Visual Beats

From ESE205 Wiki
Revision as of 15:00, 7 October 2016 by Ligao (talk | contribs)
Jump to: navigation, search


This project is inspired by Cymatics, the study of visualizing sound through the representation of physical mediums. The common method to visualize sound in Cymatics is by creating a frequency on a plate that vibrates a medium (such as sand or water) placed on top. The more in tune a frequency is to the plate, the more complex of a geometric shape (nodal lines) the sand creates. We initially plan on experimenting with an online frequency generator and a metal plate in order to see different kinds of standing waves we can form. Once we have found specific frequencies that resonate well with the plate, we will choose one frequency and convert it into a tone playable through a button all through the works of an Arduino. If this is successful, we will add more buttons with varying tones so that people can play around, creating their own beats in order to “see” what physical form their music takes on.

The Team

  • Sudeep Raj
  • Han Wang
  • Li Gao


  • Finding several resonating frequencies of the plate since stable figures are obtained the best at these frequencies
  • Achieving a consistent image will depend on the distribution of sand (or silica grains) spread on the plate since the higher density nodes will be providing the form we seek.
  • Having at the least 1 diametric and radial node pattern that is playable on the Arduino button.
    • The higher the count on both diametric and radial nodes, the better
  • (Only if the former is successful) During the demo, anyone should be able to play with the buttons and form images on their own (although we will prepare/practice some melodies)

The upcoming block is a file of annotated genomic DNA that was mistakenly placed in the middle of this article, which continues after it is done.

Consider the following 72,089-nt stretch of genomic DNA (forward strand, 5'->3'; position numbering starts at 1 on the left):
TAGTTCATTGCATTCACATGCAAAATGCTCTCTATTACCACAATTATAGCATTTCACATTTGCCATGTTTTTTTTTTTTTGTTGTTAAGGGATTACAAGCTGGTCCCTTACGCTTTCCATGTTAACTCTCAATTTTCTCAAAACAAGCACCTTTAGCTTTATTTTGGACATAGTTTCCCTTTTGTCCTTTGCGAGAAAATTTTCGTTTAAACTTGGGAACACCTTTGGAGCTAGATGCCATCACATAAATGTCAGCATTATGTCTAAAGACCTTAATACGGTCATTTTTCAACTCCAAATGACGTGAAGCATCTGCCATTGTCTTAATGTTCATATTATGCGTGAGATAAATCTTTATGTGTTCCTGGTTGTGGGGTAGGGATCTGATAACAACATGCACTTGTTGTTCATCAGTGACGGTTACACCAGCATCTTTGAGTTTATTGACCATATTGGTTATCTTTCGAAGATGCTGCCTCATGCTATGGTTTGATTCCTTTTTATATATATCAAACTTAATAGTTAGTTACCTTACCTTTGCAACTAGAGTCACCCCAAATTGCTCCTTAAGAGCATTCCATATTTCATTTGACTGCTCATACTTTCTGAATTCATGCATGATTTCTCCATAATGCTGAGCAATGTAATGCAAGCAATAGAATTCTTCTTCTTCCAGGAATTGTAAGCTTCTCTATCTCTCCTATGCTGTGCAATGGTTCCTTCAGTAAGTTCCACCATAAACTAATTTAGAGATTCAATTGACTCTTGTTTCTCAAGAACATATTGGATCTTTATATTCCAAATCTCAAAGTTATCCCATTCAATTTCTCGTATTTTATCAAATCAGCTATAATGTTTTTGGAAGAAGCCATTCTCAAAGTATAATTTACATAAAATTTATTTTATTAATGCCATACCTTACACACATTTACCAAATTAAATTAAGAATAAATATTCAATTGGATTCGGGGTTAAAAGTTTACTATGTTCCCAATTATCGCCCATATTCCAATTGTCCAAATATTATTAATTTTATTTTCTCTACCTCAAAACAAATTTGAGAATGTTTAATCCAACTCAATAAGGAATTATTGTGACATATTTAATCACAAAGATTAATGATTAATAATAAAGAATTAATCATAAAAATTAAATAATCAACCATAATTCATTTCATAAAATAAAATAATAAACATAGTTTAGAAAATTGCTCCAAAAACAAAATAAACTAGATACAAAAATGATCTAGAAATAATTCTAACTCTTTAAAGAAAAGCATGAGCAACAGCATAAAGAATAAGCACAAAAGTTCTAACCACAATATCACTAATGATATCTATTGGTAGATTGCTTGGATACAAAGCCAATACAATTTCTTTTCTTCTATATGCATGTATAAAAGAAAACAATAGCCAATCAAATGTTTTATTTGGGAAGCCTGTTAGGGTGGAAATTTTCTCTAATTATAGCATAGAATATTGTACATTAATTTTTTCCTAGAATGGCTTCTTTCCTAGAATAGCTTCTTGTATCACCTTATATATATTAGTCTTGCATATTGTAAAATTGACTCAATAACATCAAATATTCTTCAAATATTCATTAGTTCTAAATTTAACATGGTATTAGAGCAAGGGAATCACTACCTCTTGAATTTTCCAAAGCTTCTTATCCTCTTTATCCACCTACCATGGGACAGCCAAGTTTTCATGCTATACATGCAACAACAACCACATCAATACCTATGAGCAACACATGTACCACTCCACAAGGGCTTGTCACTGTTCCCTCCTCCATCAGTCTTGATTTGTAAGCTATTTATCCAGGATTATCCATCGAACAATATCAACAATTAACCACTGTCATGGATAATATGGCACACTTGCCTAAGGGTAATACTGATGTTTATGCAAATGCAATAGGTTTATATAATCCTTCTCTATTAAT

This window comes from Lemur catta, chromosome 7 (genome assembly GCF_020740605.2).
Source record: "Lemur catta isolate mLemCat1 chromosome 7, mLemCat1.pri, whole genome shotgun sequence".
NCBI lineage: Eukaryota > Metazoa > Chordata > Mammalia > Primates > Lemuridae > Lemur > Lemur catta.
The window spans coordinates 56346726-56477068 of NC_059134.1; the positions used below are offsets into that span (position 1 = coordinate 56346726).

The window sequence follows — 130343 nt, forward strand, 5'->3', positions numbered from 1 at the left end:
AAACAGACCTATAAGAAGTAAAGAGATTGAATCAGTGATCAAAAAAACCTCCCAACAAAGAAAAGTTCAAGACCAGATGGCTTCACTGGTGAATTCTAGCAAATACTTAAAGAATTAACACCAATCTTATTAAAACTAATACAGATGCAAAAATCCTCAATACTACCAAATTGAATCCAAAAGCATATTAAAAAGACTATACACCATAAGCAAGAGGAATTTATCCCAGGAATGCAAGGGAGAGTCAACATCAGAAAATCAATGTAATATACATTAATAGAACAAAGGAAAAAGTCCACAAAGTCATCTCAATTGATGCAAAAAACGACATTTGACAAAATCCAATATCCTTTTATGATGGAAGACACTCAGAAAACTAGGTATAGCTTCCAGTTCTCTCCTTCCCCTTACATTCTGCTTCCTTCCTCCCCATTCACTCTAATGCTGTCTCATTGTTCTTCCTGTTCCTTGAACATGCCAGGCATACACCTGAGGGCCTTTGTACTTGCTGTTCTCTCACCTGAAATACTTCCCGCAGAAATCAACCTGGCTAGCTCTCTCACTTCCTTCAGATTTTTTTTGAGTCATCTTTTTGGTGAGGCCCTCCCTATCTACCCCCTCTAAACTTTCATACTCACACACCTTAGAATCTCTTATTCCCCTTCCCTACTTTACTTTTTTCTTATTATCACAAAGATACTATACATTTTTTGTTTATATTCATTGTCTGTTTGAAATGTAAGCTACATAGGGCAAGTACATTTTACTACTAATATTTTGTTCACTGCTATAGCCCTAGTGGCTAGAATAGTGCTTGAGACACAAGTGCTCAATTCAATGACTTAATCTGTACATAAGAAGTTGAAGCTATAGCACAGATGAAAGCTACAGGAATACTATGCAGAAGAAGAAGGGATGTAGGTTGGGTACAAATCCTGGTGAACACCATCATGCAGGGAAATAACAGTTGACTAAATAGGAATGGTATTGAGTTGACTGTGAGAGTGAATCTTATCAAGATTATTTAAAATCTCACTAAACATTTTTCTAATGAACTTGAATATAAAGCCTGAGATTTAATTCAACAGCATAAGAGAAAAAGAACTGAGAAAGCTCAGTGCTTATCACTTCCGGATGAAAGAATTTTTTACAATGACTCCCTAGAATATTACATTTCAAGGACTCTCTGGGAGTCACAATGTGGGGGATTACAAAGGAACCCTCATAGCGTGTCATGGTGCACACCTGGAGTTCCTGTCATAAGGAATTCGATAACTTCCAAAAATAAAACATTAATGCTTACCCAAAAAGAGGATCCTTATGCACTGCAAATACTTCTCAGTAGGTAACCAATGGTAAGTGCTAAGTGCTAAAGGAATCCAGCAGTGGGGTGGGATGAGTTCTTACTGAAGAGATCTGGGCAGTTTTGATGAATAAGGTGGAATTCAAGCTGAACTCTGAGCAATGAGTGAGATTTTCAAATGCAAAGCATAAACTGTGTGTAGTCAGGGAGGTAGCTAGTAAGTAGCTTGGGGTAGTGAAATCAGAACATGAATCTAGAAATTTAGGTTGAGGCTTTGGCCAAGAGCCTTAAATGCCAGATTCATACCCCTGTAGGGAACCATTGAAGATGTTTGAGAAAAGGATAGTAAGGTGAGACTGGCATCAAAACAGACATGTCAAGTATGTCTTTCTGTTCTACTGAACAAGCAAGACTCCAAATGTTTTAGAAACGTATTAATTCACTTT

Most of the hardware we will use can be purchased, but there are still many foreseen challenges we will encounter:

  • We don’t know the resonant frequencies of our specific plate are, so we will have to find them using a range of frequencies from 20Hz to 2kHz (range is considered in order to stay safe and based on an article that ran a similar experiment)
  • Preventing damage to exciter/amp (clipping, overheating, etc)
  • We may exceed our budget if our trials keep failing, so we need to form detailed plans on how we will run our experiments in order to prevent going over our budget
  • Finding the most effective way to reuse and not waste our sand
  • Assembling all our equipment in a neat and organized way for demo



Est. Total

  • ~$133

Schematics and Sketches


On the bottom is a 3/4 in common birch plywood. We stick a 400w speaker(8 in diameter) to it and put a wooden cylinder (1 in diameter) on the top of the speaker. We then stick a 12 * 12, 0.063 in thick aluminum platform to the top of wooden cylinder.


The choices for the items under our budget are not arbitrary:

  • The amplifier and subwoofer were chosen based on an article found on in the American Journal of Physics (AAPT). The article conducted an identical experiment and recommended using an amplifier that outputs at least 15 Watts and thus a sub that can handle such power
  • We concluded with a thickness of 0.063 for the Aluminum Sheet as as it satisfies the 6 assumptions presented in Kirchoff’s Plate Theory

Reproducibility of different shapes do not rely on the assembly of the setup:

  • The only two factors needed to reproduce a shape found is by using the same frequency and the arbitrary boundary conditions created (Noted from Jensen's Article (Page 505))
    • We will not be experimenting with different boundary conditions and will only be using the center of the plate as the point of excitation (unfortunately, this will reduce the chances of us finding complex symmetrical patterns, but will not restrict us too far)

3D/2D Graphing Using Mathematica:

Gantt Chart